“Welcome NANA Nordic. Your (sic) awesome! However, we are the best! – Shungnak”

Gotta love it! Shungnak actually has a pretty cool story. A few years ago, the school was not doing very well and attendance was very low. The school brought in a new principal, Roger Franklin, who had a whole new attitude for the school that emphasized community. In other words, everybody in the town needed to contribute to their kid’s schooling. Every morning at assembly Roger asks the kids, “What comes first?” and they all yell out, “EDUCATION!”. Attendance is now at record highs, and they’re hoping that the tests scores will continue to climb as well. I checked out their attendance board, and while 90%  and higher was very common, one day they had 100%!

 

5. Fast friendships are the best ones

I was amazed by a few things in Shungak, the first being how the kids remembered the NANA leaders from last year so well and told us stories about them every day. They must have done a great job, and we had a lot to live up to! The other thing was how quickly we bonded with the kids (and each other). Nothing brings people together like skiing together everyday, all day long.

Giving hugs before ski practice, after ski practice, and about a million more on the day we left

Giving hugs before ski practice, after ski practice, and about a million more on the day we left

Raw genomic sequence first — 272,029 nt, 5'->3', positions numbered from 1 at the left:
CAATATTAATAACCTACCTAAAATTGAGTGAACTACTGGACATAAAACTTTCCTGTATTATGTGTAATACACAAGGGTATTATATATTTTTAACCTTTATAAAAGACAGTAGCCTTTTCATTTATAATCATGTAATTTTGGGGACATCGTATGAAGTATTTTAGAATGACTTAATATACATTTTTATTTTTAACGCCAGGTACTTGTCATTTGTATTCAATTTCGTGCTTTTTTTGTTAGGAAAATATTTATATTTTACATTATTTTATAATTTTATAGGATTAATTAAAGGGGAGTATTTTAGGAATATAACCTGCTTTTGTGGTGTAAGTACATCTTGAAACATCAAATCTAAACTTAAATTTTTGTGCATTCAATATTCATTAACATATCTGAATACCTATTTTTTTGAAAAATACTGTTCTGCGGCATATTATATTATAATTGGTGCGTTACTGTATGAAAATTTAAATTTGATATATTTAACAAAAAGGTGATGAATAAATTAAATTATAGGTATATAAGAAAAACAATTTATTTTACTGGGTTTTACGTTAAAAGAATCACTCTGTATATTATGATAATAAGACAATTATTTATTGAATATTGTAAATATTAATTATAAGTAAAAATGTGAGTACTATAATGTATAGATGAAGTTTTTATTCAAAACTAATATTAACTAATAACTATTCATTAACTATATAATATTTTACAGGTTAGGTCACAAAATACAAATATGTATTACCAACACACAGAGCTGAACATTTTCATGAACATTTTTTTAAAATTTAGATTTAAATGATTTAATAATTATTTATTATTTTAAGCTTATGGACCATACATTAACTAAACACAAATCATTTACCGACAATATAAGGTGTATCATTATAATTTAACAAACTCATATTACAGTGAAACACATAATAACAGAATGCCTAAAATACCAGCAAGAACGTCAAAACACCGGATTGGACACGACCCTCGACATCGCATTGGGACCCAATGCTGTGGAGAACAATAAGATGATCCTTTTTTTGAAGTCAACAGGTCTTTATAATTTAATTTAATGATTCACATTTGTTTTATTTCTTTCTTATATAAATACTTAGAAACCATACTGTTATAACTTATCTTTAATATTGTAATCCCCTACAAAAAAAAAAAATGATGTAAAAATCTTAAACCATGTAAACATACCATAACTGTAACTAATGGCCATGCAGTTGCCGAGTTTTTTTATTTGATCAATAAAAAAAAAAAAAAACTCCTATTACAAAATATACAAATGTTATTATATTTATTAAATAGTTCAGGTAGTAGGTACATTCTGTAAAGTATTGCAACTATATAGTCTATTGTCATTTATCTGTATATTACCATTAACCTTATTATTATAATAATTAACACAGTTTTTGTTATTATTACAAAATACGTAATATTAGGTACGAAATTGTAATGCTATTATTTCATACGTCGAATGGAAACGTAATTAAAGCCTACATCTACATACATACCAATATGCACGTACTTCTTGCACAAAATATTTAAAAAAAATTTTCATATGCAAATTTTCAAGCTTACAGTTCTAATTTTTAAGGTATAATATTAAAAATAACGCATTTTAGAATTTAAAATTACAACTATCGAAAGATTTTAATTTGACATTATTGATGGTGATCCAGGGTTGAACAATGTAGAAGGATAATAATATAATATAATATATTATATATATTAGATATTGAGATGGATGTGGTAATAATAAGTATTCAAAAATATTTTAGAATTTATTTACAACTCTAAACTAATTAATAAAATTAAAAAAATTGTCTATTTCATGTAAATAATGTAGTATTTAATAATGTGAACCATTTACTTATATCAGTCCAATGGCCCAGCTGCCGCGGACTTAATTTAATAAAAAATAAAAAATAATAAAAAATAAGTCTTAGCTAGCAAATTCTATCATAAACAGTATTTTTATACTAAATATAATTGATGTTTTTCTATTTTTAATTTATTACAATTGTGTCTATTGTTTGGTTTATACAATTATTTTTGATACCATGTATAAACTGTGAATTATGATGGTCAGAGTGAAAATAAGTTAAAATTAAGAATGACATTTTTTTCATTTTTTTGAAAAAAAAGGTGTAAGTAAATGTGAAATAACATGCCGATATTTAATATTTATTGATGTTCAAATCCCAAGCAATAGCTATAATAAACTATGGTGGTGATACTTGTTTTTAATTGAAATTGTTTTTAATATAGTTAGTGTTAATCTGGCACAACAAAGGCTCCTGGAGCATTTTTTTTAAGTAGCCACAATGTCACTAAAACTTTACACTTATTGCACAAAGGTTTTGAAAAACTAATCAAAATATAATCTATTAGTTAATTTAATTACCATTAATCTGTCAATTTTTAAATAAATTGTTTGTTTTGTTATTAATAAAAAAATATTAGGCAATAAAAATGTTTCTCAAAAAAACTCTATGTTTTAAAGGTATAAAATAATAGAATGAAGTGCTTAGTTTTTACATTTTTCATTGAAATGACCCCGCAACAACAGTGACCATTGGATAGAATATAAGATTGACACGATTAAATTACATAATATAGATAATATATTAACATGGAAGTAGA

The "quatro amigos" as the principal called us, going for a ski after school

The “quatro amigos” as the principal called us, going for a ski after school

 

6. Winning is important, but sportsmanship trumps all

The second to last day we were in Shungnak we held a race for all the kids on Main Street. The younger kids did just a short out and back, while the older kids did a pretty challenging loop around the town. Everyone did awesome and I loved how all of the parents and teachers came out to support the racers. The teachers were really happy to see that the kids who won the races weren’t necessarily the top students, but they got to be recognized in front of the school for winning.

The 1st-3rd graders off the line. Like most mass starts, this one was a little messy

The 1st-3rd graders off the line. Like most mass starts, this one was a little messy

 

I loved this- all smiles even going back to retrieve a lost pole! Then she skied as hard as she could and passed all the girls for the win.

I loved this- all smiles even going back to retrieve a lost pole! Then she skied as hard as she could and passed all the girls for the win.

 

7. Skiing is the same everywhere!

Whether coaching the Catamounts back in Craftsbury, competing overseas, or doing something totally out of the ordinary like NANA, it’s still the same stuff, just getting outside every day to do something you enjoy. Thanks to NANA, the town of Shungnak, and the other coaches and teachers for a great week.

Middle schoolers out on a long ski

Middle schoolers out on a long ski

 

Alaskan sunsets at 10:30 pm

Alaskan sunsets at 10:30 pm

 

Snowmachining as the transport of choice

Snowmachining as the transport of choice